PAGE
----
American Locations 27 – Eastport

This trip goes from Cincinnati, Ohio, to the Boston area, then up the New England coast all the way into Canada, then back through the Adirondacks to the Finger Lakes Region of upstate New York.

Finished hiking at Shackford State Park, we drove across Moose Island to the east shore, where we found a private campground (Seaview Campground) on the waterfront. It was beautiful.

There was a small island accessible only at low tide. This was part of the Bay of Fundy, which has those incredible tides that shoot up and down fifteen feet, for a full thirty-foot range, so you have to keep a close eye on them.

Across the bay was Canada.

Which was hard to see at times because of the fog.

This is looking back to the town of Eastport, on the American side.

At the campground there was a metal pier you could walk onto.

Which gave a good perspective of the campground. You can see our motor home peeking out above the black pickup pulling a large trailer, which is parked behind a red car. Our awning is out.

Both days we were there Canada was shrouded in fog.

A lot of birds (Canadian geese?) were in the water close to Canada.

Low tide at the campground.

See the end of the pier? It reaches the water at high tide.

What Canada looks like once the fog has lifted.

Another foggy morning.

Some people have to work in this. That is a shrimp boat going out.

While eating dinner in the campground’s restaurant I noticed a painting on the wall of a small boat caught in a whirlpool. I commented on it to our waitress, and she informed me there was an actual whirlpool in the Bay of Fundy. Intrigued, I Googled it and found this online article. The photo was downloaded from the Internet, as I have never actually seen the whirlpool (and hope I never do from this close vantage).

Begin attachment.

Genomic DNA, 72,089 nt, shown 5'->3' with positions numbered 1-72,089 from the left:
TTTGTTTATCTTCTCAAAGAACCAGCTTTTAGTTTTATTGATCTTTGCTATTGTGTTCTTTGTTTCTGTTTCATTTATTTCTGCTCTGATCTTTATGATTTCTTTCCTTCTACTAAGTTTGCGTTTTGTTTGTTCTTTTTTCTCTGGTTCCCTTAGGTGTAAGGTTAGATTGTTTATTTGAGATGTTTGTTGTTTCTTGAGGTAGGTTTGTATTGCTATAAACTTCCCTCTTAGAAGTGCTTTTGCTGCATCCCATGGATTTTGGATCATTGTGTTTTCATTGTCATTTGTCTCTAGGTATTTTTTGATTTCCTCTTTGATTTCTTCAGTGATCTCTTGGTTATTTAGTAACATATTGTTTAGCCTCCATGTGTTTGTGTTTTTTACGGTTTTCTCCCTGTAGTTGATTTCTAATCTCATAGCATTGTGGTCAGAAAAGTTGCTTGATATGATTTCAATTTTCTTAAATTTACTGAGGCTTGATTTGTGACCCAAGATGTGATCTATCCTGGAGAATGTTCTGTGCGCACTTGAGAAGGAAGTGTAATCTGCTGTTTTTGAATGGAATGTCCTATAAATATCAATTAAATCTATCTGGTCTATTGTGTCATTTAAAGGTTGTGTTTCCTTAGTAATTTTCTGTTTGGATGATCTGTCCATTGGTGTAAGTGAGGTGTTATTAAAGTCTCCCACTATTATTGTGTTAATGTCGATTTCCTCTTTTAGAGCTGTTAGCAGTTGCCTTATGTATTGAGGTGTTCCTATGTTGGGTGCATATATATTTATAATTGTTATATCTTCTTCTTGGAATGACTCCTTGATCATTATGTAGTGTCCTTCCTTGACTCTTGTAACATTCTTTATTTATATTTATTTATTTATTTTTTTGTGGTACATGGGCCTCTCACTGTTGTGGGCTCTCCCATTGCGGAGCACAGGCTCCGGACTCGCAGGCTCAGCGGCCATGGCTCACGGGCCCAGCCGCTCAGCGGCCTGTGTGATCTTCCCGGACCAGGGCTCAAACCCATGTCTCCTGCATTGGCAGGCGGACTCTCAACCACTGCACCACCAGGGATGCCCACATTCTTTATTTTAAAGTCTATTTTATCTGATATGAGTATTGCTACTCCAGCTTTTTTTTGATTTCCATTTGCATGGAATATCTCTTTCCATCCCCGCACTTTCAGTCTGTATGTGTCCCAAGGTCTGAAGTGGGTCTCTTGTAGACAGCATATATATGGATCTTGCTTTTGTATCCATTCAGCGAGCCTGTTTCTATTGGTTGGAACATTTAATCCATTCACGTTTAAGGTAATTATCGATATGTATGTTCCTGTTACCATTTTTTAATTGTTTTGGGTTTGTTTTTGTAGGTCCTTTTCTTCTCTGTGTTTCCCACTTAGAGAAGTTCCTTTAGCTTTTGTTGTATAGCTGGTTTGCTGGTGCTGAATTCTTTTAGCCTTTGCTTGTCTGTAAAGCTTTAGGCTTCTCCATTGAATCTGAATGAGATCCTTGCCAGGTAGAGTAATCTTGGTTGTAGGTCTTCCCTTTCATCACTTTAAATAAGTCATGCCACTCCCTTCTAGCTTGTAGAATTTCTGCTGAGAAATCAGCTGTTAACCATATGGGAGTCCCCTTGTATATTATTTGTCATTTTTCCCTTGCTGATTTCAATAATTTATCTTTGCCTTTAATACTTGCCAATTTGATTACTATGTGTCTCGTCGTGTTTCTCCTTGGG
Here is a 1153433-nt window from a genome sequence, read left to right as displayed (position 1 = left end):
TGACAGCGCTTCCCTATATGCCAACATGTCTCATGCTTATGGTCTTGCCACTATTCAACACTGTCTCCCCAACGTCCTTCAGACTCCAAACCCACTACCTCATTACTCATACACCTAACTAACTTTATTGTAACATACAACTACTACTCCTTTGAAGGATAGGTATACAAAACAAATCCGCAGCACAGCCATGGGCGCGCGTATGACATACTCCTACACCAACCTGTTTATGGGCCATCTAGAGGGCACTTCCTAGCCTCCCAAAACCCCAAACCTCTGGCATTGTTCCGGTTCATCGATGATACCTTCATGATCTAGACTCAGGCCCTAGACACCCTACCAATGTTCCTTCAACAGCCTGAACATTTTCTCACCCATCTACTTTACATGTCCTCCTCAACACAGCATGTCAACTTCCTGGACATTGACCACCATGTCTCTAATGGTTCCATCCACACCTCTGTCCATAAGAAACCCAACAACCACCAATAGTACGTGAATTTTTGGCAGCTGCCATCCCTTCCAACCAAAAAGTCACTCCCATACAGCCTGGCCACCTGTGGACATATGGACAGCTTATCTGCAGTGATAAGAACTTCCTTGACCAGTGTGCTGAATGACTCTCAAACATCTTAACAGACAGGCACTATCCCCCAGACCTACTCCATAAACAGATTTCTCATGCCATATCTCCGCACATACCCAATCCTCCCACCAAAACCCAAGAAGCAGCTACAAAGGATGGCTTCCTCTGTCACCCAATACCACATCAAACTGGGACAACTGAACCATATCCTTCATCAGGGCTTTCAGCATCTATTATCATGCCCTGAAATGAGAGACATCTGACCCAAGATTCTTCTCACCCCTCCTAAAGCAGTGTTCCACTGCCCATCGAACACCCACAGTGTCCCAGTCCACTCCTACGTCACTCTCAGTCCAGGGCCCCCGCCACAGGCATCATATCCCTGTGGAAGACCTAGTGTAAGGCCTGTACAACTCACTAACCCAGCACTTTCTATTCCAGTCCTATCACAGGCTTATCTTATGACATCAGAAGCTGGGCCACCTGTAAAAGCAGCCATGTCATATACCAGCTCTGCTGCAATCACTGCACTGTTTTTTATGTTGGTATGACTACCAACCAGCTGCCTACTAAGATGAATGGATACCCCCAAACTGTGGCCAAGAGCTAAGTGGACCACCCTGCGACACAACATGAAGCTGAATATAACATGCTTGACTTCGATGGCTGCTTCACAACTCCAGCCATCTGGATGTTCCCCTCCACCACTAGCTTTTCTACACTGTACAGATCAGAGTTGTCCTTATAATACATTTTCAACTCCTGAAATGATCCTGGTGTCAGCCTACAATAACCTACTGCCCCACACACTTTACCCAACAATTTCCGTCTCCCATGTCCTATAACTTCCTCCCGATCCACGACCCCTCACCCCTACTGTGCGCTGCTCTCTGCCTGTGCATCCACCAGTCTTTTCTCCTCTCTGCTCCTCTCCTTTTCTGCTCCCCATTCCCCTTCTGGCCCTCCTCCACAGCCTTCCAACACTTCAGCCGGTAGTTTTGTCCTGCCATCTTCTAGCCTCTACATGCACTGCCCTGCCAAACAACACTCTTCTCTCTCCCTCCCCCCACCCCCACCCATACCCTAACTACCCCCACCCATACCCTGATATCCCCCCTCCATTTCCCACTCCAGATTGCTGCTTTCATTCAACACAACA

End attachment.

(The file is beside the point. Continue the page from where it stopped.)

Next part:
OLD SOW WHIRLPOOL

One of the most dramatic demonstrations of the power of the tides is found in the Western Passage of the Passamaquoddy Bay towards the mouth of the Bay of Fundy. “Old Sow” is the largest whirlpool in the western hemisphere, the second largest in the world – second only to the Maelstrom Whirlpool of Norway.

Old Sow Whirlpool can be seen from the shores just off the southwestern tip of Deer Island, New Brunswick, toward Eastport, Maine, on the incoming tide; however, on the outgoing tide it occurs (and is generally less pronounced) to the south of Deer Island, near Indian Island, NB.

This powerful whirlpool is formed when the rising tide passes both sides of Indian Island, takes a sharp right turn around the southern tip of Deer Island to flood the Western Passage. A current of over 6 knots (11 km/hr or 6.9 mi/hr) has been experienced off Deer Island Point. In addition to the waters pressing through the narrow straight, the waters are forced along the peaks and valleys of the ocean floor – a trench as deep as 122 meters (400 feet), followed by a reduction in water depth to 36 meters (119 feet) and again followed by a depth of over 107 meters (350 feet). The current of inflowing tributaries within the Passamaquoddy Bay add to the already busy waters.

Old Sow gets its name, not from the sound, but (although the origin of the name is unknown) most likely from the word “sough” (pronounced “suff”). The meaning of sough is: a type of drain or a sucking sound. It is plausible that, long ago, people referred in writing to the whirlpool as a sough, and those not familiar with the word, but familiar with “plough,” mispronounced it as “sow” rather than “suff,” and the name stuck.

Old Sow is reported to be most active about 3 hours before high tide. This activity continues for about two hours and takes the form of a collection of small gyres, troughs, spouts and holes and on the rare occasion will form one large funnel. This area, which has been reported to be as wide as 76 meters (250 feet) in diameter, can best be described as turbulent water. However, during spring tides (high water tide caused by a full or new moon) combined with high winds or a tidal surge will increase Old Sow’s activity causing more intense funnels and formations.

After 2 days here, we packed up and drove into the town of Eastport.

Next Location – Eastport 2

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